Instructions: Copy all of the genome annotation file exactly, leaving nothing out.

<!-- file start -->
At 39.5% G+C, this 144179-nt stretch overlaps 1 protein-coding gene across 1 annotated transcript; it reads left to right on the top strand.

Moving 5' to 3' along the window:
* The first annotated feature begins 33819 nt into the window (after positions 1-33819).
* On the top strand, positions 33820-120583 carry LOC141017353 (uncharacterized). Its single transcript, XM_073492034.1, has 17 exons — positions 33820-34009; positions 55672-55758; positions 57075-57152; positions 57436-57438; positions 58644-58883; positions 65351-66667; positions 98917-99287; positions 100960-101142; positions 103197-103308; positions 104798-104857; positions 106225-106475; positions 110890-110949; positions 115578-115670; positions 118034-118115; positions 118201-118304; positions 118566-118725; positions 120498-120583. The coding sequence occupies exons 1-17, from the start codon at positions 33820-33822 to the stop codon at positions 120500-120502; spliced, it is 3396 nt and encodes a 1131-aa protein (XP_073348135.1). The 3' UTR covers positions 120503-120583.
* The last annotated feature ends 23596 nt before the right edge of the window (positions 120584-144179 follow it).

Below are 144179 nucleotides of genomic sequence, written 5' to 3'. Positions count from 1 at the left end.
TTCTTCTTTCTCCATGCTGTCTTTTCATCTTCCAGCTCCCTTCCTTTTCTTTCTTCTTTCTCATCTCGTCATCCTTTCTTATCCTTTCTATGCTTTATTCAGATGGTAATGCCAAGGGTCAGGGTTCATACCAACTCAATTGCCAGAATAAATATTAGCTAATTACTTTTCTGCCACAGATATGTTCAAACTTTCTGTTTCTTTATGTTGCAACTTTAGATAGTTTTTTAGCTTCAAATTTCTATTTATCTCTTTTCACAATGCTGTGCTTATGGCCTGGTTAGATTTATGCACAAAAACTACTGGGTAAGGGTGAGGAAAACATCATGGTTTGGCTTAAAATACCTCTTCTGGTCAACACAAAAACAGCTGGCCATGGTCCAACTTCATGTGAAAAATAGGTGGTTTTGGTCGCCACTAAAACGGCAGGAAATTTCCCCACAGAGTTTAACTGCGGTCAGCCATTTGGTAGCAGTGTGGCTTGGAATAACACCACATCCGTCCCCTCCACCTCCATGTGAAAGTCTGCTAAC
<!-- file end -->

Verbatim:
At 39.5% G+C, this 144179-nt stretch overlaps 1 protein-coding gene across 1 annotated transcript; it reads left to right on the top strand.

Moving 5' to 3' along the window:
* The first annotated feature begins 33819 nt into the window (after positions 1-33819).
* On the top strand, positions 33820-120583 carry LOC141017353 (uncharacterized). Its single transcript, XM_073492034.1, has 17 exons — positions 33820-34009; positions 55672-55758; positions 57075-57152; positions 57436-57438; positions 58644-58883; positions 65351-66667; positions 98917-99287; positions 100960-101142; positions 103197-103308; positions 104798-104857; positions 106225-106475; positions 110890-110949; positions 115578-115670; positions 118034-118115; positions 118201-118304; positions 118566-118725; positions 120498-120583. The coding sequence occupies exons 1-17, from the start codon at positions 33820-33822 to the stop codon at positions 120500-120502; spliced, it is 3396 nt and encodes a 1131-aa protein (XP_073348135.1). The 3' UTR covers positions 120503-120583.
* The last annotated feature ends 23596 nt before the right edge of the window (positions 120584-144179 follow it).

Below are 144179 nucleotides of genomic sequence, written 5' to 3'. Positions count from 1 at the left end.
TTCTTCTTTCTCCATGCTGTCTTTTCATCTTCCAGCTCCCTTCCTTTTCTTTCTTCTTTCTCATCTCGTCATCCTTTCTTATCCTTTCTATGCTTTATTCAGATGGTAATGCCAAGGGTCAGGGTTCATACCAACTCAATTGCCAGAATAAATATTAGCTAATTACTTTTCTGCCACAGATATGTTCAAACTTTCTGTTTCTTTATGTTGCAACTTTAGATAGTTTTTTAGCTTCAAATTTCTATTTATCTCTTTTCACAATGCTGTGCTTATGGCCTGGTTAGATTTATGCACAAAAACTACTGGGTAAGGGTGAGGAAAACATCATGGTTTGGCTTAAAATACCTCTTCTGGTCAACACAAAAACAGCTGGCCATGGTCCAACTTCATGTGAAAAATAGGTGGTTTTGGTCGCCACTAAAACGGCAGGAAATTTCCCCACAGAGTTTAACTGCGGTCAGCCATTTGGTAGCAGTGTGGCTTGGAATAACACCACATCCGTCCCCTCCACCTCCATGTGAAAGTCTGCTAAC